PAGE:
Conference at IEU Segovia: ‘Protecting Migrants and Refugees: Challenges and Recent Trends’

@Elena Yustres

Last Thursday 26th October, the IE Law School hosted a conference where some students from the IE University Segovia campus had the chance to address the refugee crisis and the consequences it currently has on modern societies.

The refugee phenomenon is one of truly global proportions, affecting not only millions of marginalized people directly, but also the policies and practices of most governments in the world. It is important to understand that not all migrants receive the same legal treatment. Voluntary or economic migrants are those who leave their countries for reasons not related to persecution and continue to enjoy protection from their own government even when abroad, while refugees or forced migrants relocate due to a well-founded fear of being persecuted for reasons of race, religion, nationality or membership of a particular social group. Although migration is certainly not new to the last decade, the extremely unstable political and military situation in many countries around the world has fueled massive influxes of refugees and as a consequence, has led to many applications and claims concerning this influx of asylum-seekers.

Last Thursday 26th October, the IE Law School hosted a conference where some students from the IE University Segovia campus had the chance to address the refugee crisis and the consequences it currently has on modern societies. We had Honorable Judge Luis López Guerra as our guest speaker, which was an incredible honor and an enriching experience for students. Mr. López Guerra is a Spanish lawyer, magistrate, politician and professor at Universidad Carlos III in Madrid. He has held multiple public positions, including that of Vice President of the Constitutional Court of Spain and of the Spanish General Council of the Judiciary. After being elected to the Assembly of Madrid in 2007, he was named magistrate of the European Court of Human Rights (ECHR) for Spain in Luxemburg.

The ECHR is an institution aimed at guaranteeing the rights of migrants and refugees in difficult situations. Established by the European Convention of Human Rights in 1959, this supranational court hears applications from individuals or states alleging that one contracting state has violated one or more human rights provisions concerning civil and political rights set out in the Convention and its protocols.

My main takeaway from the conference was that, surprisingly, there is no universal right to enter or remain in a country other than one’s country of origin. Similarly, refugees have the right to seek asylum, but not to be granted asylum; while the states have the right to grant asylum if they wish to, but no obligation. This illustrates the difficulty and the degree of ambiguity that can arise from non-binding international legislation. There are many details and variables that must be considered on a case-to-case basis and here resides the challenge of achieving a comprehensive global agreement, where all nations contribute in an equitable manner, that will finally solve this problem that affects virtually all societies around the globe.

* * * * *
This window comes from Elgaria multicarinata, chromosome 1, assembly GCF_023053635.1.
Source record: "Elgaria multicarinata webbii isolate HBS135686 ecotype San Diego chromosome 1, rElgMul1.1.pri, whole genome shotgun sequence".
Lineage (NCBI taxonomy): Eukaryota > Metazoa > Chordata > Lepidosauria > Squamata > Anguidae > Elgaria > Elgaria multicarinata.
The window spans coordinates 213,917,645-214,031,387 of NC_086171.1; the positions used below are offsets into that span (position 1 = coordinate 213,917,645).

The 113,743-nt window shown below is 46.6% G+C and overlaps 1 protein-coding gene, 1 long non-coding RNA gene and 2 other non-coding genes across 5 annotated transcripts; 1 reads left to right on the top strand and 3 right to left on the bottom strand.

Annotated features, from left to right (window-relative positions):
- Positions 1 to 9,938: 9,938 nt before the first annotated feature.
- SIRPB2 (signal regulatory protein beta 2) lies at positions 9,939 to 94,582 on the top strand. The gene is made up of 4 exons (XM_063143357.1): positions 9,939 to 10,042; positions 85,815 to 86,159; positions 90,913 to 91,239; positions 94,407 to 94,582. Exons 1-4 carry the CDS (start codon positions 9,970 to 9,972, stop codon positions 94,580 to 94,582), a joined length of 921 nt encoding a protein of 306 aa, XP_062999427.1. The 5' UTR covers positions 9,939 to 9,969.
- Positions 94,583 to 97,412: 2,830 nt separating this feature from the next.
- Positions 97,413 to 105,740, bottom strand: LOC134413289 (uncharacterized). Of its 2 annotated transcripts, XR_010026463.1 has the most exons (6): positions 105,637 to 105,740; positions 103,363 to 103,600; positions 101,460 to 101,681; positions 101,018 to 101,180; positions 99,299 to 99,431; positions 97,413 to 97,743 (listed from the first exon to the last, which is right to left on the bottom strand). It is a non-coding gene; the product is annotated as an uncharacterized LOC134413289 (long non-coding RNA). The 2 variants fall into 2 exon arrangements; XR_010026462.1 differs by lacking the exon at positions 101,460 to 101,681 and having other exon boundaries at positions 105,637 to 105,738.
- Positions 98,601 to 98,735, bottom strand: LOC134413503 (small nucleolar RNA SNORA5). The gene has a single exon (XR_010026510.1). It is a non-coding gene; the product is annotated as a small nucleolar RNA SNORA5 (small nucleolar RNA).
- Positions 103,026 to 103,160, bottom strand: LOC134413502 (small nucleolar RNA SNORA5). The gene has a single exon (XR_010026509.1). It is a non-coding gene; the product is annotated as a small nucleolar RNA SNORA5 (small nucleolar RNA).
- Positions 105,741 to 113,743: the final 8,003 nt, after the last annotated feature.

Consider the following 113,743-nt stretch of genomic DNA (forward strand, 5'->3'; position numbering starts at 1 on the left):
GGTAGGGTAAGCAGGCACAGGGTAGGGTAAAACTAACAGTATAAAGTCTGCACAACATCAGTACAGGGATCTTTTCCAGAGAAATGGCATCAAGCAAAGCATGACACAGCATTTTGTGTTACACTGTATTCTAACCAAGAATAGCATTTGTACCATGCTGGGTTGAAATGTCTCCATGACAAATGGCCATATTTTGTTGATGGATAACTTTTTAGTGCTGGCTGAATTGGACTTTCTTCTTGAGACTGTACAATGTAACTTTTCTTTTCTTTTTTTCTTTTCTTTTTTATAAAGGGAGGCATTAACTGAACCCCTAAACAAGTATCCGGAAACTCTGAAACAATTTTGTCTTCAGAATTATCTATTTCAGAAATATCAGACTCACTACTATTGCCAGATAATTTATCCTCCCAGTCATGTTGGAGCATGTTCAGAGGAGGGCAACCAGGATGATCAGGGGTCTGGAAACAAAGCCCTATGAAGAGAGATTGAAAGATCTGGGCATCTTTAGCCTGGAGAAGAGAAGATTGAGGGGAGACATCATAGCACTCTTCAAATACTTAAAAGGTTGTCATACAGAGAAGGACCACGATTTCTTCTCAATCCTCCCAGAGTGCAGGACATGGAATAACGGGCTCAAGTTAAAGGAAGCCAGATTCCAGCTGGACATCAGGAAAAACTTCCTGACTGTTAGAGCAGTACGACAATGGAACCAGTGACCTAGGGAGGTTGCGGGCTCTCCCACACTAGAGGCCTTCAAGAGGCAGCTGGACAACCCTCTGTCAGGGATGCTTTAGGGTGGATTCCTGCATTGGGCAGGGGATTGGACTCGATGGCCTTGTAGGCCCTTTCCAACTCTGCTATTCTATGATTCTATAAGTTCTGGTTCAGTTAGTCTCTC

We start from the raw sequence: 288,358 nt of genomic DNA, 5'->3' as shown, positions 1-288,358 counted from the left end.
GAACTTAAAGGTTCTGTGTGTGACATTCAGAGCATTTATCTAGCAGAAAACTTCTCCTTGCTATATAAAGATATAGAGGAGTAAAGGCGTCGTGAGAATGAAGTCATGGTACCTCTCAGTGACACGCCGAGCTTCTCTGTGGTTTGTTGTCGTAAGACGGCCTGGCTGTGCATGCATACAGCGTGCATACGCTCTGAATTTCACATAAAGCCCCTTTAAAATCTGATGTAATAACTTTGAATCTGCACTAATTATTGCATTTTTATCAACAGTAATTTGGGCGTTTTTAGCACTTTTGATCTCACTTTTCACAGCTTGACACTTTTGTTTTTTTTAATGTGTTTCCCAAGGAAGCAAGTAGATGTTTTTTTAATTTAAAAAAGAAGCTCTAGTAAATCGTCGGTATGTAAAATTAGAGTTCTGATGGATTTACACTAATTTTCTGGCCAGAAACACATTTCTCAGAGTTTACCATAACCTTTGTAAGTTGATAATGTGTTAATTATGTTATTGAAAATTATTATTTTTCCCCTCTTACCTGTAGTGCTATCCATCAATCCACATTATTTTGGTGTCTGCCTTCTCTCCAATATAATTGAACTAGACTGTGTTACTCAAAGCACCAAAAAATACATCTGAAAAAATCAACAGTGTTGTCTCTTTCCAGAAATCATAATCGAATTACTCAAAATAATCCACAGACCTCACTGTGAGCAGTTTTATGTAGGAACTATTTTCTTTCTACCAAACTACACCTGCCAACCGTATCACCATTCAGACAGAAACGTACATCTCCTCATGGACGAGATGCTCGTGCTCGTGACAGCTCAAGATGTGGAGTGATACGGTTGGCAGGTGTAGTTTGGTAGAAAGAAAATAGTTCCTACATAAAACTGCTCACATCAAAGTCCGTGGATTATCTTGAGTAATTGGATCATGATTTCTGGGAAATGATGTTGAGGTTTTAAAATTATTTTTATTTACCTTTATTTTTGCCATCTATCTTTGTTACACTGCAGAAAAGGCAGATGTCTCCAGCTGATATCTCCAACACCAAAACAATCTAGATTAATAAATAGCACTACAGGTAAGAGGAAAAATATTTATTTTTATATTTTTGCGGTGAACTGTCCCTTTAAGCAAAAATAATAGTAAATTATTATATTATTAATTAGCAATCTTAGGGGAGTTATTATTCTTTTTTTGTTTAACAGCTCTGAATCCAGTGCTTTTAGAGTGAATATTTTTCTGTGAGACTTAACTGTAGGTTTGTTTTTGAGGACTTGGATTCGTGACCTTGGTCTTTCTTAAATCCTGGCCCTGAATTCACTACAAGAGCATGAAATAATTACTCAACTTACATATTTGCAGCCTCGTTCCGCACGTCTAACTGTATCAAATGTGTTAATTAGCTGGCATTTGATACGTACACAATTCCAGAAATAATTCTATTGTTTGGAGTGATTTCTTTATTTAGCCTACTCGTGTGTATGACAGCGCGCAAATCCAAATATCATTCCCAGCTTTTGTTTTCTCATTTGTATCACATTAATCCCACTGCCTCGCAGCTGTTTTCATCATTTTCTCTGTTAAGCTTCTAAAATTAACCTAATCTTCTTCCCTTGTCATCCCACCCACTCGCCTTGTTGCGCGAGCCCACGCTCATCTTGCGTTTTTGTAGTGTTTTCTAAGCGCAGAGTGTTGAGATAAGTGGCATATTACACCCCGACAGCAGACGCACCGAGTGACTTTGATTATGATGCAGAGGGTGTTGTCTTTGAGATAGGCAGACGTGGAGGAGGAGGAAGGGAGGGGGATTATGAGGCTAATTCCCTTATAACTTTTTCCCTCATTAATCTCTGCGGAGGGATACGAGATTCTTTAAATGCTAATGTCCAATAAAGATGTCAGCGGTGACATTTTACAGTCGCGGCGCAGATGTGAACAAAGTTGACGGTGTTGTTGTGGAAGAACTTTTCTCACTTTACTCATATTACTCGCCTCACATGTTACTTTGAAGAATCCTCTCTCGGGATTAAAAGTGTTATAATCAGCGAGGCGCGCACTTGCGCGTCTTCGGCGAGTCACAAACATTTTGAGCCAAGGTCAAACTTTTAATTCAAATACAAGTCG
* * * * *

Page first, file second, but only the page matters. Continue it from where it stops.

As a student of PLE (Politics, Law and Economics), I found the talk extremely interesting and relevant on a personal level. From previous courses, I knew that refugees have always existed, but finally gained legal acknowledgement in the Geneva Convention of 1951 as a result of World War II. Since then, a lot has been done in order to raise refugees’ standard of living and minimize their suffering.  Nonetheless, the world around us is changing at an unequalled rate while the response of institutions and governments seems to be considerably slower. Forced migration is of capital importance for today’s interdependent societies and as a global issue, it is in need of a global response. As of today, there are more than 25 million refugees in need of assistance around the world, which is without a doubt worthy of analysis. From what Mr. López Guerra explained to us, I arrived at the conclusion that there is still a long road ahead of us. We must be aware that citizens, especially young people, have the moral obligation to be up to date on the current situation of the refugee crisis since it affects us all. The more conscious people are about the issue, the faster and the more efficient institutions will be at achieving a solution.